Ms. Corbett’s awareness of the interdependence of human beings with animals and nature, and of an individual inseparable from the larger world of relationships, suffuses the book. It can be read as a naturalist’s exploration of what she calls “wildness” (from Thoreau, “In wildness is the preservation of the world.”) Whole chapters are devoted to her love affairs with favorite species (owls, Sandhill cranes,) and the watchful gaze of a nature-lover enlivens her detailed depictions of a range of ecosystems: the mountain woods of her cabin, her Salt Lake City life, the Pacific Northwestern rainforest.
The contingent, cyclic, and ever-changing characteristics of nature are echoed in the book’s structure. It refuses the linear narrative that a “creation” story might traditionally demand and instead collects anecdotes and reflections into chapters through a common metaphor or theme, resulting in a loosely organized collage that meanders like a deer path through time, event, relationship, detail. We dip into an emotional rendering of the loss of her brother to cancer, then to childhood photos and the stubbornness of the negative body image so common to women of all ages. Next we’re reflecting on the challenges of women homesteading alone in the Old West. These structural choices evoke the book’s themes in a celebration of form and function rather like the author’s liberal praise of tools, materials, and people good at their jobs. A voluptuous appreciation of the wood she chooses for the cabin interior pointedly includes the note that the lovely whorls in its grain are in fact the chemical signature of the worms that destroyed the tree. Her use of deadfall as lumber invites the reader to consider the many possibilities for working within the cycles of nature instead of attempting to manipulate and control them. As if we could control things, Ms. Corbett seems to say with her ending’s emphasis on the death of loved ones. Better to “go with the grain,” she says, with finish carpentry as with life: What’s the use of resistance?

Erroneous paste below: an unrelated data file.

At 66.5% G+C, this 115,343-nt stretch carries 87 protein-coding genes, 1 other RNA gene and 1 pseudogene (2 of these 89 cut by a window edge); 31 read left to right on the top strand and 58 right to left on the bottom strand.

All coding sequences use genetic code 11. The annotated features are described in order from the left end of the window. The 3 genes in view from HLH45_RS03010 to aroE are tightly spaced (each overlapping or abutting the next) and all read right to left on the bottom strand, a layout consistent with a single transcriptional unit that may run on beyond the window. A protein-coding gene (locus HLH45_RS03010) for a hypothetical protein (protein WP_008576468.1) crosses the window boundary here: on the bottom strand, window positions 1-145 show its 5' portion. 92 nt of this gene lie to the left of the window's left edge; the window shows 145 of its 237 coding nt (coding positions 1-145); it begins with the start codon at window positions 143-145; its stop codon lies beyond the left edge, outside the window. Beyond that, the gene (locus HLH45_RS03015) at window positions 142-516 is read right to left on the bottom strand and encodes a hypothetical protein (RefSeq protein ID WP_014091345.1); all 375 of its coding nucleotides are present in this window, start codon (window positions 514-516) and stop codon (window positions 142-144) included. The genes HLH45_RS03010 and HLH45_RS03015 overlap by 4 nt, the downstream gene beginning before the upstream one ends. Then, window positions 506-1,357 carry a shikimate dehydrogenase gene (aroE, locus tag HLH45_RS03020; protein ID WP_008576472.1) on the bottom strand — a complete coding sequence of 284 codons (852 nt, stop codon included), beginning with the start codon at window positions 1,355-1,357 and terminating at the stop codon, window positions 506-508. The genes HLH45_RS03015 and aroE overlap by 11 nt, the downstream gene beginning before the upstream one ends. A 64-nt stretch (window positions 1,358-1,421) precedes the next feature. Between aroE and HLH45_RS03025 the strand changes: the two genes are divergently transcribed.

A good literary memoir should raise evocative questions, and so this book did for me: What are our organizing principles? What gives each of us a sense of meaning and purpose? Is it possible to allow life to lead us to revelation rather than grinding our futures out effortfully, demanding the image we see in our minds come to life exactly as planned, and suffering when it doesn’t? Or can we cultivate a skillful mix of willed effort and relaxed allowance, a balance between action and receptivity that the author herself demonstrates, as she learns her way through her project, her house, her life, and her memoir.
Cheryl Slean is a writer, filmmaker, and educator exploring the intersection between the arts and sustainability. Recent work includes two specific theater commissions from Seattle University, and in Los Angeles, PLAYS AT POCKET PARK, a pilot project of the Site Specific Sustainability Series (S4,) a proposed series of multimedia performances and installations sited at provocative environments around Southern California to help spark community interest and engagement in the promise of a sustainable future.